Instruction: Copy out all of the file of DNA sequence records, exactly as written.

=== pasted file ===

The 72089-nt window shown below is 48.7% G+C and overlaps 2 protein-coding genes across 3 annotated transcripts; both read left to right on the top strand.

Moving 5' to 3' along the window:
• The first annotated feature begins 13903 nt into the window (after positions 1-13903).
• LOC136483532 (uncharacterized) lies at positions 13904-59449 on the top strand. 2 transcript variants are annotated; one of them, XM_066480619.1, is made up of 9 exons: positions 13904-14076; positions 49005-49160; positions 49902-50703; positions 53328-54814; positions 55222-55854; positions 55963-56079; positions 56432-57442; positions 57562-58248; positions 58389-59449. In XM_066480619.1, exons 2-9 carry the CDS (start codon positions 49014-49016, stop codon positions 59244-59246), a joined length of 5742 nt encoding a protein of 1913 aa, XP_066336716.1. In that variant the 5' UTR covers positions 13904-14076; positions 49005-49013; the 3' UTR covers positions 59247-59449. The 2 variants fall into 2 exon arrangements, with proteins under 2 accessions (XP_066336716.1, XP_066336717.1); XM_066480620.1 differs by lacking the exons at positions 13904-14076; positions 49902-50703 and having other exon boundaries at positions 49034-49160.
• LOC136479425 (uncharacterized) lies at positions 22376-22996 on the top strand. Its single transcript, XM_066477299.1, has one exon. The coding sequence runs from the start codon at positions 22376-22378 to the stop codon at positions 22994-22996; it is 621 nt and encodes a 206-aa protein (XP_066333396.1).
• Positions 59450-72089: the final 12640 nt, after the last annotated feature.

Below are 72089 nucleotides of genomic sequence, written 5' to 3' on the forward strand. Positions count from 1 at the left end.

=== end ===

The 72089-nt window shown below is 48.7% G+C and overlaps 2 protein-coding genes across 3 annotated transcripts; both read left to right on the top strand.

Moving 5' to 3' along the window:
• The first annotated feature begins 13903 nt into the window (after positions 1-13903).
• LOC136483532 (uncharacterized) lies at positions 13904-59449 on the top strand. 2 transcript variants are annotated; one of them, XM_066480619.1, is made up of 9 exons: positions 13904-14076; positions 49005-49160; positions 49902-50703; positions 53328-54814; positions 55222-55854; positions 55963-56079; positions 56432-57442; positions 57562-58248; positions 58389-59449. In XM_066480619.1, exons 2-9 carry the CDS (start codon positions 49014-49016, stop codon positions 59244-59246), a joined length of 5742 nt encoding a protein of 1913 aa, XP_066336716.1. In that variant the 5' UTR covers positions 13904-14076; positions 49005-49013; the 3' UTR covers positions 59247-59449. The 2 variants fall into 2 exon arrangements, with proteins under 2 accessions (XP_066336716.1, XP_066336717.1); XM_066480620.1 differs by lacking the exons at positions 13904-14076; positions 49902-50703 and having other exon boundaries at positions 49034-49160.
• LOC136479425 (uncharacterized) lies at positions 22376-22996 on the top strand. Its single transcript, XM_066477299.1, has one exon. The coding sequence runs from the start codon at positions 22376-22378 to the stop codon at positions 22994-22996; it is 621 nt and encodes a 206-aa protein (XP_066333396.1).
• Positions 59450-72089: the final 12640 nt, after the last annotated feature.

Below are 72089 nucleotides of genomic sequence, written 5' to 3' on the forward strand. Positions count from 1 at the left end.